DB2 Symmetric Multiprocessing (SMP)

DB2 Symmetric Multiprocessing expands on the parallel capabilities of DB2 for i. This feature improves performance on the industrial-strength database for IBM i. This improved performance is critical, especially in a data warehouse or analytical query environment. The performance gains provided by this feature allow for better, more effective business decisions to be made in a timelier manner.

DB2 Symmetric Multiprocessing (option 26 of IBM i) extends the capabilities of DB2 for i on any of the IBM i servers having multiple CPUs. SMP capabilities have existed since the introduction of the IBM i N-way architecture. This form of SMP allowed multiple database operations to take place simultaneously on multiple processors. Each database operation would run on a single processor, thus optimizing DB2 for on-line transaction processing. With the availability of DB2 Symmetric Multiprocessing, DB2 for i also becomes optimized for more complex analytical queries. DB2 for i is the only database that can take full advantage of SMP architecture for online transaction processing environments and decision support environments.

With the DB2 Symmetric Multiprocessing feature installed and enabled, a single database operation can run on multiple processors at the same time or, in other words, in parallel. These database operations are typically queries, which are run through any SQL or query interface.

To achieve this parallelism involving multiple processors, an individual query is split into many smaller units of work or tasks. Each unit of work can run independently on a separate processor. Once the tasks are complete, the results of are combined together to form the complete query result. Due to the advanced, single-level store architecture and storage management of IBM i these tasks can efficiently process information on the behalf of a user query request.

This process of splitting queries to run in parallel allows for significant performance increases. The performance benefits become more pronounced with the addition of more processors. For example, if a query is running in 20 seconds on a IBM i with a single dedicated processor, it will run in approximately 10 seconds with a second dedicated processor and DB2 symmetric multiprocessor enabled. Adding 2 additional processors may allow this query to run in approximately 5 seconds.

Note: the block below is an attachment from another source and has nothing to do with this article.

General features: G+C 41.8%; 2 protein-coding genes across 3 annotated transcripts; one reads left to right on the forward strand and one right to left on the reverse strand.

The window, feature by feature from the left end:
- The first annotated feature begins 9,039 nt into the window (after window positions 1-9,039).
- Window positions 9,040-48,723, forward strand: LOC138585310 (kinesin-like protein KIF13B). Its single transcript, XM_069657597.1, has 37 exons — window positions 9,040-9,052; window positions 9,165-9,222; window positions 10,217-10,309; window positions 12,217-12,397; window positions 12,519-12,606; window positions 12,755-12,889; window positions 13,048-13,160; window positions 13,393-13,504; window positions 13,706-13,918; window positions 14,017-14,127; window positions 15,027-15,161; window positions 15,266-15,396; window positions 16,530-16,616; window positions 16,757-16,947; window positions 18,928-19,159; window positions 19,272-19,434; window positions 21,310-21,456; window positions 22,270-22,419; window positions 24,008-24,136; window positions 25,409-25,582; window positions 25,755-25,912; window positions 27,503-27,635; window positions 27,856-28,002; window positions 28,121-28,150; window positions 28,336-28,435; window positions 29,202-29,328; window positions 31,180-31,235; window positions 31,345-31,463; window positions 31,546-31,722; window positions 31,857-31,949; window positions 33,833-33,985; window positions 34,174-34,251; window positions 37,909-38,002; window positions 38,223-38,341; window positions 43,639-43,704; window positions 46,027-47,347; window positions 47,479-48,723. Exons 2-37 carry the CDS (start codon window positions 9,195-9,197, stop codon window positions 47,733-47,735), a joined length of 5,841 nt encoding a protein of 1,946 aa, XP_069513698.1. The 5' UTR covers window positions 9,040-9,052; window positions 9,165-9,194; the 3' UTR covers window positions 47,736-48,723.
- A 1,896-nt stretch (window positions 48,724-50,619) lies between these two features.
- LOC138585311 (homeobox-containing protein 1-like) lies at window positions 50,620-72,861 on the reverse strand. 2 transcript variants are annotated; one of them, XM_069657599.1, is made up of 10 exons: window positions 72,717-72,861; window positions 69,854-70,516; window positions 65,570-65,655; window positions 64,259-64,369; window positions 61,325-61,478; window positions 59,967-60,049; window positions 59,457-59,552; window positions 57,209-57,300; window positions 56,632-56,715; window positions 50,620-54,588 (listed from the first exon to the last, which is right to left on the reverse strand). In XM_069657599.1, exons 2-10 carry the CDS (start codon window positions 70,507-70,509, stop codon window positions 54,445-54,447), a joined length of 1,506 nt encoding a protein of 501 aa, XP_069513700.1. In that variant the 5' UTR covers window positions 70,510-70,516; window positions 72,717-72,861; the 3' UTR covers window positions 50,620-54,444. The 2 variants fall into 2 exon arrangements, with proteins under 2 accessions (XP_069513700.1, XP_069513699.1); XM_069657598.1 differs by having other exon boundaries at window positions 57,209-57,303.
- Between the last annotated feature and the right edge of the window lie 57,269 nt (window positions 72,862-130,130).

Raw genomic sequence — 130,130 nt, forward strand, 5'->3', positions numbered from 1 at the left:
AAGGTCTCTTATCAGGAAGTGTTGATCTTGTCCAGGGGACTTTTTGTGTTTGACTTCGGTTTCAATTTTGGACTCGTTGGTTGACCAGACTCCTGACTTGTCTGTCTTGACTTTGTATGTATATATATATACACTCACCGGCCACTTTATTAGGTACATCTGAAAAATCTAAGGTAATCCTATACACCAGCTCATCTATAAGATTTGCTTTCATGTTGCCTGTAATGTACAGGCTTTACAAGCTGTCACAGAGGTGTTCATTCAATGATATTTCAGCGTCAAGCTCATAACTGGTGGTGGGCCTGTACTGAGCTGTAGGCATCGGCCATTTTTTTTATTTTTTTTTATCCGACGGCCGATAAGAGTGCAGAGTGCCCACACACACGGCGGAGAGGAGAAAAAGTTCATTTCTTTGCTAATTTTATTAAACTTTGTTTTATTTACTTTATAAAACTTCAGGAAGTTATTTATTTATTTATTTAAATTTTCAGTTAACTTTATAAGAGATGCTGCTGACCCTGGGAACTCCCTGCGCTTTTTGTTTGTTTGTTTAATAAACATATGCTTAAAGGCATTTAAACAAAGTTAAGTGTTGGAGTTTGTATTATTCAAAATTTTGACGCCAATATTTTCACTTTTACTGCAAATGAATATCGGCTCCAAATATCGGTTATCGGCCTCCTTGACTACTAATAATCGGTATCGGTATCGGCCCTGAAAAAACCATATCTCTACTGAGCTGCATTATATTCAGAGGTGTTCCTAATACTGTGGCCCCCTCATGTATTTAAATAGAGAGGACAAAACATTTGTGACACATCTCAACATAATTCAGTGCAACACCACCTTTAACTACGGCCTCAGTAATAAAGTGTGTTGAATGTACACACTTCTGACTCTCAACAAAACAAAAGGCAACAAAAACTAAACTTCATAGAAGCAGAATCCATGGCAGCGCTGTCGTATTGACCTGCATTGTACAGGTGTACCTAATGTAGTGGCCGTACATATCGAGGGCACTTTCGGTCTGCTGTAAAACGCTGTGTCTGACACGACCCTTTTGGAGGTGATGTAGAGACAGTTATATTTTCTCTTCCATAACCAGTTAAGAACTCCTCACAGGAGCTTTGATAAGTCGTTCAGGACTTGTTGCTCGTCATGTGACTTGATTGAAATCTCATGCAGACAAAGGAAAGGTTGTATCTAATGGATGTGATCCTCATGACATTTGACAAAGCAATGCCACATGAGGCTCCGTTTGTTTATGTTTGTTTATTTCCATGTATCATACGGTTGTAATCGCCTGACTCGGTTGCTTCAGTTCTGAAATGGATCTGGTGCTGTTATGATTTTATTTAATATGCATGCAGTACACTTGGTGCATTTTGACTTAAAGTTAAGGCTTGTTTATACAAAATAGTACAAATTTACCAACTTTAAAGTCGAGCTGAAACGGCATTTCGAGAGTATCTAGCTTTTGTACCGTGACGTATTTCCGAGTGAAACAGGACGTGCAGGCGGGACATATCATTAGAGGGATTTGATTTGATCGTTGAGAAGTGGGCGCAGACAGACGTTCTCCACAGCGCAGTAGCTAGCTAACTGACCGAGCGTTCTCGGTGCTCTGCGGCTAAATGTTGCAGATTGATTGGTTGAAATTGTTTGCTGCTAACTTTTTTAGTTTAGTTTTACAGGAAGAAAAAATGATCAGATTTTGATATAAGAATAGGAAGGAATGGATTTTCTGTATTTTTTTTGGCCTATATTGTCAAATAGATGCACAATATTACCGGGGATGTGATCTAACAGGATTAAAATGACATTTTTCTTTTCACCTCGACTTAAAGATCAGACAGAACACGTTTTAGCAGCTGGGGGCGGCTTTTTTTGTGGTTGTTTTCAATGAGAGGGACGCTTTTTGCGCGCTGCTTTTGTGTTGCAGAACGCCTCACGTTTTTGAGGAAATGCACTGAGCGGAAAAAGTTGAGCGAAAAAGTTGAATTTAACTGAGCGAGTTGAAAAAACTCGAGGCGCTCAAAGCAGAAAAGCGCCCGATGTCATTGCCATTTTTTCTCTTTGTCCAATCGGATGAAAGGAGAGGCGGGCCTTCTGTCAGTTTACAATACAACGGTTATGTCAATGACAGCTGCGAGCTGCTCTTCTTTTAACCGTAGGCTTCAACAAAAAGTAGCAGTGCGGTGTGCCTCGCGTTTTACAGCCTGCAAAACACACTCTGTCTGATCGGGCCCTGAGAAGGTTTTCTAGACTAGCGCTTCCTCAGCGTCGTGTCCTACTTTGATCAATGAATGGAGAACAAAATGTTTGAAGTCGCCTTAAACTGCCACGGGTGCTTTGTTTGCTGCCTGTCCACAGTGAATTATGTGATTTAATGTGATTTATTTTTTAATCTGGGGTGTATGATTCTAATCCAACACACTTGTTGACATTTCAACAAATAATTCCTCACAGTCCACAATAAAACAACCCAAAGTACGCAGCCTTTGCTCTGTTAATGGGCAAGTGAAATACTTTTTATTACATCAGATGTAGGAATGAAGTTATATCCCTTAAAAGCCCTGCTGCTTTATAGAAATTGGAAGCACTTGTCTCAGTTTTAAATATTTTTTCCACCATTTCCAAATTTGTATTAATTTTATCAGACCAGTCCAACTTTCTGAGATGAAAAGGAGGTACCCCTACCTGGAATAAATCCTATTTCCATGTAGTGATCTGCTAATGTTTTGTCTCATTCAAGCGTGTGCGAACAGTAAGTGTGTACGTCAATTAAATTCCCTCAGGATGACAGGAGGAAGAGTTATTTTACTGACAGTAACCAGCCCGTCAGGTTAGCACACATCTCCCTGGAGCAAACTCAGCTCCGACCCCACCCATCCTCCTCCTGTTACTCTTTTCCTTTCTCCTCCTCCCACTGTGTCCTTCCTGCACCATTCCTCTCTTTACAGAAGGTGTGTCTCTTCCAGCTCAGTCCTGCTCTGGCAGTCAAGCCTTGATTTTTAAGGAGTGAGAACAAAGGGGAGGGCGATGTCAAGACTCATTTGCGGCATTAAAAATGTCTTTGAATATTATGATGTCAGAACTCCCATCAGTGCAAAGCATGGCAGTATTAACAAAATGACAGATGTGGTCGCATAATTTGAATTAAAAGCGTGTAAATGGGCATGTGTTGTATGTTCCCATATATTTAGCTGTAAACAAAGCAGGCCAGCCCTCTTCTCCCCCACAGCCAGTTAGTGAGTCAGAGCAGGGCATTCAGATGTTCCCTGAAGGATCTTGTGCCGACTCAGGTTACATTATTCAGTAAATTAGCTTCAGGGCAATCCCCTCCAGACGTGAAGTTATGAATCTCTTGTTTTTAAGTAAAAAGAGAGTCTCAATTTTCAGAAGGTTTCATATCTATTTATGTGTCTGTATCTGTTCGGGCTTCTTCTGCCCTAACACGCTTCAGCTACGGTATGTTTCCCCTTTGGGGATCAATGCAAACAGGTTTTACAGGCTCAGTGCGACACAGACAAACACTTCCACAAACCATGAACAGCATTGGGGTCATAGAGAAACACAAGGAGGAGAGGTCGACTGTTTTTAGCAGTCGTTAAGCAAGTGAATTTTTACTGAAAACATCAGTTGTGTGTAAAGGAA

The previous example illustrates something that is very important with database parallelism -- how scalable the technology is. Scalability will govern how much benefit is gained from adding processors. Perfect scalability allows for four processors to run a query in one-quarter the amount of time that a single processor could (as shown in the previous example). The advanced architecture of the IBM i have enabled DB2 Symmetric Multiprocessing to show industry leading scalability across all IBM i multiple CPU systems.

Those queries which include table scans, index scans, joining or grouping operations will realize the most performance benefit from SMP database parallelism.

DB2 Symmetric Multiprocessing can be enabled differently for each user of the system. This allows a system administrator to have greater control over how system resources are used. Part of this enablement process allows the selection of just how much parallelism can be considered by the query optimizer, or in other words, how many tasks or threads are used for each query. Using a smaller degree of parallelism will allow a greater amount of the total system resources to be used by other users. Using a higher degree of parallelism allows a user to consume more of the total system resources. This flexibility is needed to allow administrators to balance the needs of all users against the available resources.

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